The internet giant Google has denounced Microsoft and Nokia to the European Commission (EC) and the U.S. competition regulator to consider the concentration of its patents detrimental to free competition in the mobile phone industry and consumers.
“Nokia and Microsoft are conspiring to increase the price of consumers’ mobile devices, creating ‘trolls’ patent that ignore the promises that the companies have done,” he said in a statement today Google spokesman in Brussels, Al Verney.
The term “patent troll” refers disparagingly to the strategy of accumulating patents in order to gain some economic benefit, without necessarily having the intention to create products with them.
According to Google, the two companies “should be held accountable” for the practice.
“We hope our report will encourage other to investigate these practices,” he said Verney.
Community spokesman Competition Colombiani Antoine, told that they “have received this complaint and we will examine it,” he said, without elaborating.
As pointed out by Google, Nokia and Microsoft have joined forces to acquire patents and transfer them to the Canadian company Mosaid Technologies Incorporated, specializing in patent licensing agreements in the field of information technology and communication.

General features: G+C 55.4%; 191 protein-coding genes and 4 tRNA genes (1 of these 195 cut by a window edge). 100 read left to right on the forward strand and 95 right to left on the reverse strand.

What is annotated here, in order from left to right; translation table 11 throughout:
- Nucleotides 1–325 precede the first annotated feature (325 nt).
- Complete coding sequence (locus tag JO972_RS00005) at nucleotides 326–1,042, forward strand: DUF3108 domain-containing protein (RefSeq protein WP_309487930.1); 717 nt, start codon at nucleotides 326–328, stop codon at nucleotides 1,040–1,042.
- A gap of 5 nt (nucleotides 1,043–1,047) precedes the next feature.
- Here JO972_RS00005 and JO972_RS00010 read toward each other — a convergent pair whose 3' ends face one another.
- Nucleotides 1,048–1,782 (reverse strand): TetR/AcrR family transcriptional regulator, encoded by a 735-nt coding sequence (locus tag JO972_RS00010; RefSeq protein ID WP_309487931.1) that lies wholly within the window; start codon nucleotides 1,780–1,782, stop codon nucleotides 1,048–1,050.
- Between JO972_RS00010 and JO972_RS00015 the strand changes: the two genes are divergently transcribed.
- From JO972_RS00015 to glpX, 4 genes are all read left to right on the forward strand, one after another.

Nokia, the world’s largest maker of mobile phones, announced in February 2011 a “comprehensive strategic partnership” with Microsoft to incorporate into their devices the Windows operating system to compete with the iPhone OS from Apple Android and Google.
In September 2011, Nokia transferred more than 2,000 patents to Mosaid, a company “lapsed”, accumulating patents but not developed.
Thus, Google considered opportunistic management by Microsoft and Nokia in a large number of patents, which, in his view, have no intention to market for their own benefit.
Sources said Google has “clear evidence” that this practice “competing harms” and hurts the mobile phone users.
They noted that the complaint is a “global issue”, so Google decided yesterday to report their suspicions to the U.S. regulatory authorities and the European Commission, in compliance with the formal procedure required, they said.
Meanwhile, a Microsoft spokesman in Brussels said in a statement that Google “patent complains when not to respond to growing concerns of regulators, elected officials and judges on the abuse of patents essential standard.”
“Report problems on competition in the smartphone industry when controlling over 95% of mobile search and advertising. This seems desperate to practice their part,” Microsoft said.
Category: Business News